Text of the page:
I cordially greet Arabic-speaking pilgrims, in particular those from Lebanon, the Holy Land and the Middle East. Our hope is based on the certainty of Christ’s return and on being ready to receive Him. Therefore, let us not abandon ourselves to the flow of events with pessimism, as if history were a runaway train. Resignation is not a Christian virtue. May the Lord bless you and protect you always from the evil one!
I give a cordial welcome to Polish pilgrims, in particular the organisers of the exhibition “In nomine Domini”, held at the Urbanian University, dedicated to Cardinal Adam Kozłowiecki. May the memory of this great missionary, archbishop of Lusaka, who spent his life in humble service to the people of Zambia, make us aware of the spiritual and material needs of African nations. Let us pray for missionaries all over the world. God bless you.
Dear Italian-speaking pilgrims, welcome. I am pleased to welcome the prefect of the Congregation for the Oriental Churches, Cardinal Leonardo Sandri, and members of the Dicastery gathered in Rome for the plenary session, on the first centenary of its foundation. I entrust your work to the intercession of Saint John XXIII, whose liturgical memorial we observe today, so that the Congregation for the Oriental Churches may continue with generous devotion its service to the Catholic east.
I greet the Verbite missionaries, the Daughters of Mary Help of Christians, the Daughters and Sons of Saint Ann, the community of the Saint John XXIII minor seminary of Montefiascone and the many faithful from Italiana parishes and associations. May the visit to the Tombs of the Apostles promote in all of you a sense of belonging to the ecclesial family and inspire an ever more generous service, full of hope.
I address a special greeting to the young, the sick and newly-weds. The month of October is the missionary month, in which we are invited to pray to the Virgin Mary, Mother of Missions: dear young people, be missionaries of Christ in your environments and with the same mercy and tenderness; dear people who are sick, offer your suffering for the conversion of those who are far away and indifferent; and you, dear newly-weds, be missionaries in your family, announcing with your example the Gospel of salvation.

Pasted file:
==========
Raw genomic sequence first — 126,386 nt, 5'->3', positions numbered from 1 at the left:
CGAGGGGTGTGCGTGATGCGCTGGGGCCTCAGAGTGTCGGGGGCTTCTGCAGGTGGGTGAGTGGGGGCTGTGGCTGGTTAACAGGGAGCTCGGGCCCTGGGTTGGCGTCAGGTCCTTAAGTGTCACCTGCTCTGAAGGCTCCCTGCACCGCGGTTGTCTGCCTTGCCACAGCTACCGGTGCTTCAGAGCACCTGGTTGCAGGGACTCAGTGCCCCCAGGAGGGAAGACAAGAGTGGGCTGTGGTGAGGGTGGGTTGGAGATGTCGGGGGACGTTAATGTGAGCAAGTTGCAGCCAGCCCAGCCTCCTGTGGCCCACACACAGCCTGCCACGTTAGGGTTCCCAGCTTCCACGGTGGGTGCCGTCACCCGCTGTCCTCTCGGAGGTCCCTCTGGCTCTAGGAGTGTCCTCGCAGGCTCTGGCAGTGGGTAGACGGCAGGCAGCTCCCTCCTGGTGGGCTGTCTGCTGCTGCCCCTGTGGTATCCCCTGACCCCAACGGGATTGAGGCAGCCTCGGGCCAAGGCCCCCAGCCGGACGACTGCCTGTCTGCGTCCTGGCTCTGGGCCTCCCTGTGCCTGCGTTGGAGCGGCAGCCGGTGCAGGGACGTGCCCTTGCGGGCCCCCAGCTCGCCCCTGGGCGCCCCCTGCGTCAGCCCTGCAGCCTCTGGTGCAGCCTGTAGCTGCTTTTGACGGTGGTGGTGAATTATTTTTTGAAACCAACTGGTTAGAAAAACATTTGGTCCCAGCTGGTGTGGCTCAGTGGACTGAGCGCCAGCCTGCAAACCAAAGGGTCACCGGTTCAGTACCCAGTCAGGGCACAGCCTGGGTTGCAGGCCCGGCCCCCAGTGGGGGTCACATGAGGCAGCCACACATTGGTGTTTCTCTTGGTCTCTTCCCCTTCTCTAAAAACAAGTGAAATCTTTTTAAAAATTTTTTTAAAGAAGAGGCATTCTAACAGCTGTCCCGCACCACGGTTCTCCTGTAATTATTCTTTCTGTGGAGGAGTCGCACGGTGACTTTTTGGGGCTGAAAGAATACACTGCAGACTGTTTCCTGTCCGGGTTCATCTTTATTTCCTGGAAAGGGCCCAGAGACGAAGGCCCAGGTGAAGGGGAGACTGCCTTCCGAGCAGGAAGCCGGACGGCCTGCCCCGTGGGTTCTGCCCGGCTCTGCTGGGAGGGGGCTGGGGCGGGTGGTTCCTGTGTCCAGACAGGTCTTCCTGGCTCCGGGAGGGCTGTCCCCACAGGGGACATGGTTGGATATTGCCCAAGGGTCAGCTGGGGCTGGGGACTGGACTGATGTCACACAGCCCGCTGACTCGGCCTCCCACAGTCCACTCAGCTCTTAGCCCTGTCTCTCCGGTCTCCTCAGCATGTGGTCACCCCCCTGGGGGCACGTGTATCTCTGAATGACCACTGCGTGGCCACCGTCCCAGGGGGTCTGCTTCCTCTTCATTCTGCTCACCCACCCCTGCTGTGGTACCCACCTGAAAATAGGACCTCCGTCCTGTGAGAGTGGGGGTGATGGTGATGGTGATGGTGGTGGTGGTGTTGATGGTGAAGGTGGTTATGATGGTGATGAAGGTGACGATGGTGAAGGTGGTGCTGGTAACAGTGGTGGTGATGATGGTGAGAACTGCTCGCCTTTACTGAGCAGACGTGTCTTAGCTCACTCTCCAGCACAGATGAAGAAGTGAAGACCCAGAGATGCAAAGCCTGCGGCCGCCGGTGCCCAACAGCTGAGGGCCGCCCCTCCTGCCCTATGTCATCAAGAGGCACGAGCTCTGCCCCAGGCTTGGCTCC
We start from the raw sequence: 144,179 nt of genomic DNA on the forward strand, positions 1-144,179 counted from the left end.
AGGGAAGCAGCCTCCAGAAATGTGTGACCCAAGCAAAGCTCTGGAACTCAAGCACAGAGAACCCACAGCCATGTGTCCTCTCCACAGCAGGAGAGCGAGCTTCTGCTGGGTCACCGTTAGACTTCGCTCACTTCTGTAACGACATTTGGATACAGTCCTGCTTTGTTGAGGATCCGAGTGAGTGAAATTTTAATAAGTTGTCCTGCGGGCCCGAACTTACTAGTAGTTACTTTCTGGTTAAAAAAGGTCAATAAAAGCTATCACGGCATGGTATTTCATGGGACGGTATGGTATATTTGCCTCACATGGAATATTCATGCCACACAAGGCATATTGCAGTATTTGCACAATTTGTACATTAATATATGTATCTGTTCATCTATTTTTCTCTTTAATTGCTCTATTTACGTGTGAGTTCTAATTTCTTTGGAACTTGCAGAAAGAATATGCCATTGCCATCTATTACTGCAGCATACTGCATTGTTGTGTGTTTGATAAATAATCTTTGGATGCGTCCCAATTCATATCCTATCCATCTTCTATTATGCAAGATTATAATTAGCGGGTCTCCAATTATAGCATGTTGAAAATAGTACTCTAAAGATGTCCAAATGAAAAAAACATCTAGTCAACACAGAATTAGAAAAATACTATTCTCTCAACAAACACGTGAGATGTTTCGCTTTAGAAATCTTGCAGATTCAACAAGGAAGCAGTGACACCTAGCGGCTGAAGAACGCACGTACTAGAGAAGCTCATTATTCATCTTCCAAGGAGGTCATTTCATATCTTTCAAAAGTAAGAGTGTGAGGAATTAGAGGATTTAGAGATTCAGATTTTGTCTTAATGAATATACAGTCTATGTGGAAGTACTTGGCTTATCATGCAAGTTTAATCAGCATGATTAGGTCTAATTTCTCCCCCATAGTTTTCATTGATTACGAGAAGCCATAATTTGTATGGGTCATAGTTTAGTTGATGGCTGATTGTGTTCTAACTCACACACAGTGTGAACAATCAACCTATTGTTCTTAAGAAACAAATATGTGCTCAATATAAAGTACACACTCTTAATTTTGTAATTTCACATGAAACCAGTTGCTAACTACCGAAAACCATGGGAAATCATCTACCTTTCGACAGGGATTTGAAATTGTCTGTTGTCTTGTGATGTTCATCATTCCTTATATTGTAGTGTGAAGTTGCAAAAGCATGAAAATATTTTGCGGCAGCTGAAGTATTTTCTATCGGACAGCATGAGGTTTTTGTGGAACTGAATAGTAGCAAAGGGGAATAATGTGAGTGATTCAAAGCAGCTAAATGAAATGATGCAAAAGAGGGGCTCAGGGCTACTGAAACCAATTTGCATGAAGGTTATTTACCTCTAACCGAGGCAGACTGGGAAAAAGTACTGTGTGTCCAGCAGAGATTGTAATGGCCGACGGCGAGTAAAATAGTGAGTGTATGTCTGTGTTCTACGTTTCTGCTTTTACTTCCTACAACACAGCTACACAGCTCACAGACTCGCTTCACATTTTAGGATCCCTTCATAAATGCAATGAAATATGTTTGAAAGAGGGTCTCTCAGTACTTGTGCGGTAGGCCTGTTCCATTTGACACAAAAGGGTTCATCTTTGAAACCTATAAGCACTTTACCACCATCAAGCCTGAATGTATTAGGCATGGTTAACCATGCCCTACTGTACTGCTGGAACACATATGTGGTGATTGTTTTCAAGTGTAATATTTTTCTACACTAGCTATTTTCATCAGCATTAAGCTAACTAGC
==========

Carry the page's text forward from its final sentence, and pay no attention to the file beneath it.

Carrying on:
Appeals of the Holy Father
Next Friday, 13 October, the centenary of the last Marian apparitions in Fatima will come to an end. With our gaze turned towards the Mother of the Lord and the Queen of the Missions, I invite all, especially in this month of October, to pray the Holy Rosary for the intention of peace in the world. May prayer move the most riotous hearts, so as to “banish violence from our hearts, words and deeds, and to become nonviolent communities that care for our common home. Nothing is impossible if we turn to God in prayer. Everyone can be an artisan of peace” (Message of the 50th World Day of Peace, 1 January 2017).
On the same day, 13 October, we observe the international Day for the reduction of natural disasters. I renew my heartfelt appeal for the safeguarding of creation through increasingly careful protection and care for the environment. I therefore encourage institutions and those who hold public and social responsibility increasingly to promote a culture that has the aim of reducing exposure to risks and to natural disasters. May concrete actions, aimed at the study and defence of the common home, progressively reduce the risks for the most vulnerable populations.
© Libreria Editrice Vaticana 2017